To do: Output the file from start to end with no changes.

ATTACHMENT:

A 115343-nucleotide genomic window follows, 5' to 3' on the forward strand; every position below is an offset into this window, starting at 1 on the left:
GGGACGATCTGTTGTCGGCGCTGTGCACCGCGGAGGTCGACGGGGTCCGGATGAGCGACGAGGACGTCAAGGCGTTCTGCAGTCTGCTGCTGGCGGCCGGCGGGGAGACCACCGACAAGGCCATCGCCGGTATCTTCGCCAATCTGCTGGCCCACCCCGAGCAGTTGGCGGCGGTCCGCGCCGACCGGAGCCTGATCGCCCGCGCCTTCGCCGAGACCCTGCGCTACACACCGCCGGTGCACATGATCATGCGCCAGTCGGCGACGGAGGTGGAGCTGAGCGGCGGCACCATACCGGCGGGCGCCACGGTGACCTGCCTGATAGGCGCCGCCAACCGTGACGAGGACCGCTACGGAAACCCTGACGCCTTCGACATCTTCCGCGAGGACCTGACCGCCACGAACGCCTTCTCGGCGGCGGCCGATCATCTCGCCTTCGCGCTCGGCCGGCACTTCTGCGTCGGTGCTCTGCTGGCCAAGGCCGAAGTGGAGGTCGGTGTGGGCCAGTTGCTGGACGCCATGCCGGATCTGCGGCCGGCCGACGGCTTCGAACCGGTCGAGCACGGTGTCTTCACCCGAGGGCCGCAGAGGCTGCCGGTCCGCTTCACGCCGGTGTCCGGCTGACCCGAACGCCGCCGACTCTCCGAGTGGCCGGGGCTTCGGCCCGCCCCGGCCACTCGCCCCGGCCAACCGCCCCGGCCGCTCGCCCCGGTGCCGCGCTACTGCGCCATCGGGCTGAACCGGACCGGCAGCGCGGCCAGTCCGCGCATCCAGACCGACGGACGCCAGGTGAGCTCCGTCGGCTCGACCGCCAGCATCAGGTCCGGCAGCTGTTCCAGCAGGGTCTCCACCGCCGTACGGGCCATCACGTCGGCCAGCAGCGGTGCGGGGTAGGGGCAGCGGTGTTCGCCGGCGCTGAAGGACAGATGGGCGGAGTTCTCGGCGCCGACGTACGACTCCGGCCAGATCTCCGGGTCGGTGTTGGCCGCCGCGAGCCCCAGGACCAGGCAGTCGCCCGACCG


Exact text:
A 115343-nucleotide genomic window follows, 5' to 3' on the forward strand; every position below is an offset into this window, starting at 1 on the left:
GGGACGATCTGTTGTCGGCGCTGTGCACCGCGGAGGTCGACGGGGTCCGGATGAGCGACGAGGACGTCAAGGCGTTCTGCAGTCTGCTGCTGGCGGCCGGCGGGGAGACCACCGACAAGGCCATCGCCGGTATCTTCGCCAATCTGCTGGCCCACCCCGAGCAGTTGGCGGCGGTCCGCGCCGACCGGAGCCTGATCGCCCGCGCCTTCGCCGAGACCCTGCGCTACACACCGCCGGTGCACATGATCATGCGCCAGTCGGCGACGGAGGTGGAGCTGAGCGGCGGCACCATACCGGCGGGCGCCACGGTGACCTGCCTGATAGGCGCCGCCAACCGTGACGAGGACCGCTACGGAAACCCTGACGCCTTCGACATCTTCCGCGAGGACCTGACCGCCACGAACGCCTTCTCGGCGGCGGCCGATCATCTCGCCTTCGCGCTCGGCCGGCACTTCTGCGTCGGTGCTCTGCTGGCCAAGGCCGAAGTGGAGGTCGGTGTGGGCCAGTTGCTGGACGCCATGCCGGATCTGCGGCCGGCCGACGGCTTCGAACCGGTCGAGCACGGTGTCTTCACCCGAGGGCCGCAGAGGCTGCCGGTCCGCTTCACGCCGGTGTCCGGCTGACCCGAACGCCGCCGACTCTCCGAGTGGCCGGGGCTTCGGCCCGCCCCGGCCACTCGCCCCGGCCAACCGCCCCGGCCGCTCGCCCCGGTGCCGCGCTACTGCGCCATCGGGCTGAACCGGACCGGCAGCGCGGCCAGTCCGCGCATCCAGACCGACGGACGCCAGGTGAGCTCCGTCGGCTCGACCGCCAGCATCAGGTCCGGCAGCTGTTCCAGCAGGGTCTCCACCGCCGTACGGGCCATCACGTCGGCCAGCAGCGGTGCGGGGTAGGGGCAGCGGTGTTCGCCGGCGCTGAAGGACAGATGGGCGGAGTTCTCGGCGCCGACGTACGACTCCGGCCAGATCTCCGGGTCGGTGTTGGCCGCCGCGAGCCCCAGGACCAGGCAGTCGCCCGACCG